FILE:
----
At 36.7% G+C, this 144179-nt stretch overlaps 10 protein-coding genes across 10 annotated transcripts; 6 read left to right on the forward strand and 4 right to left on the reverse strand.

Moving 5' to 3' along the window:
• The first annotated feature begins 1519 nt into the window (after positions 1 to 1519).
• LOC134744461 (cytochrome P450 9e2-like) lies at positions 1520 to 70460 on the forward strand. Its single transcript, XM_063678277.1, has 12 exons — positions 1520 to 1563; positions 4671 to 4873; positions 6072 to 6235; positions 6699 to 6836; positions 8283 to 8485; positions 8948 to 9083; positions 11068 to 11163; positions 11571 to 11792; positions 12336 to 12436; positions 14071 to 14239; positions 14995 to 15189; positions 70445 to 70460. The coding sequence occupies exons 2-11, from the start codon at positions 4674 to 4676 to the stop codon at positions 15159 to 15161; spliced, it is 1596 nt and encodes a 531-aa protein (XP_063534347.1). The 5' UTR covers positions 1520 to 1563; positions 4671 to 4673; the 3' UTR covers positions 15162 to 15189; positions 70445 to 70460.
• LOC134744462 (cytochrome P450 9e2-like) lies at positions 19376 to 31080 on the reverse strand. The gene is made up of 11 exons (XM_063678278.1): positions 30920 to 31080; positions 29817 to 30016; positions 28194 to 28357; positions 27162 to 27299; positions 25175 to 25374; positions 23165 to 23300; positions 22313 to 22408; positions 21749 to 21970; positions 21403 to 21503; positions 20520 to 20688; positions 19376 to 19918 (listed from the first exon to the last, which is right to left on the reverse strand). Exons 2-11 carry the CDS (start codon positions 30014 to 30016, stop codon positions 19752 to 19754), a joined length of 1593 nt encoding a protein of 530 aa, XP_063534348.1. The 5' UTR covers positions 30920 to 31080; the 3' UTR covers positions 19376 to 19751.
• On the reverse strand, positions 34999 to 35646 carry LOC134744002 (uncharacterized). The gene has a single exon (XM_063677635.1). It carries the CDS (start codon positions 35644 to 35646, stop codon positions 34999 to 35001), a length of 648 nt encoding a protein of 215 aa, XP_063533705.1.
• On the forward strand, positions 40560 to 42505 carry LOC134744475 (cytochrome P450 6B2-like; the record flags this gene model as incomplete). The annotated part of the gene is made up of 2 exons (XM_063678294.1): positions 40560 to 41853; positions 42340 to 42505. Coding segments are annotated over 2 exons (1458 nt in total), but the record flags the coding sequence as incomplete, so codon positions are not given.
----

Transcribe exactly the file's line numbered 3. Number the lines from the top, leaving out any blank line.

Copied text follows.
• The first annotated feature begins 1519 nt into the window (after positions 1 to 1519).